(CBS/AP) Leaders in Houston's black community are calling a video that appears to show four former city police officers kicking and stomping a black teenage burglary suspect "appalling" and "outrageous."
But prosecutors and Houston Mayor Annise Parker criticized community activist Quanell X Thursday for releasing the video to Houston television station KTRK, which aired it Wednesday evening, claiming it could jeopardize the cases against the officers.
"This never, ever should have been kept from the people," said Quanell X. "What's on that tape, the world will get a chance to see now how they truly behave in public with young black men."
The video appears to show the officers kicking, punching and stomping on then 15-year-old Chad Holley during his arrest last March at a self-storage business in southwest Houston. In the video, Holley is on the ground and is surrounded by at least five officers. He appears to be kicked in the head, abdomen and legs by the officers, even after he has been placed in handcuffs.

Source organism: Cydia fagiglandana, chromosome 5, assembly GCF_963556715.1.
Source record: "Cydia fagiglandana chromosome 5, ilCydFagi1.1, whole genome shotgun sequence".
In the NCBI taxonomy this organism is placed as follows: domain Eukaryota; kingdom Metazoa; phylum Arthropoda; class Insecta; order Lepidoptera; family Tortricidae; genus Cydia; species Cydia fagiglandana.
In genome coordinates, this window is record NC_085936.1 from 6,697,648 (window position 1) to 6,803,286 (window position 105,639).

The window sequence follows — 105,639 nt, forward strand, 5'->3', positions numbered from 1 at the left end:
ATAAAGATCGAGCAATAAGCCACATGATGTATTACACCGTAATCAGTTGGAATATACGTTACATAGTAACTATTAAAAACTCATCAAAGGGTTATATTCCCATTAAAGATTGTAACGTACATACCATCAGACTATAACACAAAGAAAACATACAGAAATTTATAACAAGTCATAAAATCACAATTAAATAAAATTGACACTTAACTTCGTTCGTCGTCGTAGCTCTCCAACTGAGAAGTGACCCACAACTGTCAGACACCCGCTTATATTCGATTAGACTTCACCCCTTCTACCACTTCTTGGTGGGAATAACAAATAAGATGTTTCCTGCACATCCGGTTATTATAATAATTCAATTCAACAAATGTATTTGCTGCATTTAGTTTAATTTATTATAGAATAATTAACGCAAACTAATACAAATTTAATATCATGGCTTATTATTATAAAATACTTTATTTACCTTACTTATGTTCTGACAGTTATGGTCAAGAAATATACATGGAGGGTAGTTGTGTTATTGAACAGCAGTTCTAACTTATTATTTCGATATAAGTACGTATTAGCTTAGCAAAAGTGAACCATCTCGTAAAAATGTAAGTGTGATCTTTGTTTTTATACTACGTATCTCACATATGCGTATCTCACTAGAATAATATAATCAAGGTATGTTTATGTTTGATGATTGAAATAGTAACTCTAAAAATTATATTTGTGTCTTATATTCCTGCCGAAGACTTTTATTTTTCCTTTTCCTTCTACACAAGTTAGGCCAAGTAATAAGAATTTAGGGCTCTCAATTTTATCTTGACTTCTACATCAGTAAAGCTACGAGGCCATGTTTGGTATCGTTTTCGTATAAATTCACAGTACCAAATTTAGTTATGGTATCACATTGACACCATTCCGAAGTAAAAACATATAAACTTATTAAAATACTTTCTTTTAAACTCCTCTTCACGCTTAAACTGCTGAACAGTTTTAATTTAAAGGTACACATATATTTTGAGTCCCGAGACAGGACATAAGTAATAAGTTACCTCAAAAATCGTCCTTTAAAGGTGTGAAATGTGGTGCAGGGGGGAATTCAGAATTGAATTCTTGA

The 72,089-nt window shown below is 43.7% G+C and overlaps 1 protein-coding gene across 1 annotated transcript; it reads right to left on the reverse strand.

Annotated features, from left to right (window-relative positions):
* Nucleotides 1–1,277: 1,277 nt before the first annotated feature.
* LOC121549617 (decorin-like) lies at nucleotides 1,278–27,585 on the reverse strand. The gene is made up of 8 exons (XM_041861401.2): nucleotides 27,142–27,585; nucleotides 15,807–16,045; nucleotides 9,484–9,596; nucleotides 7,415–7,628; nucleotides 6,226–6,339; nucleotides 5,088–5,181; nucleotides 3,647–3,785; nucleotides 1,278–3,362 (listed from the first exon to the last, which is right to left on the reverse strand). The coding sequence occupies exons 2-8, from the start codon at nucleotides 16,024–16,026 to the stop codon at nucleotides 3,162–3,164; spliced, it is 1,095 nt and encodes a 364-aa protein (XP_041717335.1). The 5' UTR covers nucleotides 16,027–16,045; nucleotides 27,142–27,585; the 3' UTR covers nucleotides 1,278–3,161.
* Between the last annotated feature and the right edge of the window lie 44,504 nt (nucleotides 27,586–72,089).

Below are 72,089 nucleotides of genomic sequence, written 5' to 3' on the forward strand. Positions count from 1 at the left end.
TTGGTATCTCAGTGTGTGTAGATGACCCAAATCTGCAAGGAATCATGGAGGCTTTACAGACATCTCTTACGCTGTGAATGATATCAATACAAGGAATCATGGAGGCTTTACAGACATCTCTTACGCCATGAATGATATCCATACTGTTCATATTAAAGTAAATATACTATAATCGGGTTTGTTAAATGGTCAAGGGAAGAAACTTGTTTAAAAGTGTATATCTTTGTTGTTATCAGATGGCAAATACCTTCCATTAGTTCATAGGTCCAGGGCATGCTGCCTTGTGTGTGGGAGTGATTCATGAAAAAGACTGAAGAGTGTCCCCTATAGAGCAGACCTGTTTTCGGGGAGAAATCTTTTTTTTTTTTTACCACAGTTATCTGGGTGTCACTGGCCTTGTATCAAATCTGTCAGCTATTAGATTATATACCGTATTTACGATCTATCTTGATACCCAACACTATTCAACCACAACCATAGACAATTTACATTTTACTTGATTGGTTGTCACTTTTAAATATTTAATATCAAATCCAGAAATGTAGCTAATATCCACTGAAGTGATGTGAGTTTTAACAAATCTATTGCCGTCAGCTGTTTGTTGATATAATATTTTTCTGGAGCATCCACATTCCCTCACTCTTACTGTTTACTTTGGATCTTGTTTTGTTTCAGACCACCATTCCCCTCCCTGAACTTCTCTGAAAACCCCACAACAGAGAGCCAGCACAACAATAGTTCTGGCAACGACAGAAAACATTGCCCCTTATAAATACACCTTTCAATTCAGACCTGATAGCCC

Holley, now 16, was convicted in October in juvenile court of burglary and put on probation.
Quanell X released the video despite a court order by a federal judge in October that had barred its release before the officers' trials.
"The city of Houston did everything right when we found out about this horrific incident," said Houston Mayor Annise Parker. "I resent any implication that we were trying to hide the tape. We did everything we were supposed to do when we received that tape. We turned that investigation over to the District Attorney's Office, we have backed the District Attorney and we fired the officers."
Andrew Blomberg, 28; Phillip Bryan, 45; Raad Hassan, 40; and Drew Ryser, 30, were fired and are set to be tried on official oppression charges later this year. Hassan and Bryan were also charged with violation of the civil rights of a prisoner. If convicted, each officer faces up to a year in jail and a $4,000 fine.
Three others, one sergeant and two officers, were also fired. The sergeant chose to retire and the two others had their firings overturned in arbitration. The city is appealing those decisions.
"They have not regained their jobs. We are doing everything we can to get them to stay fired," said Houston police spokesman Victor Senties.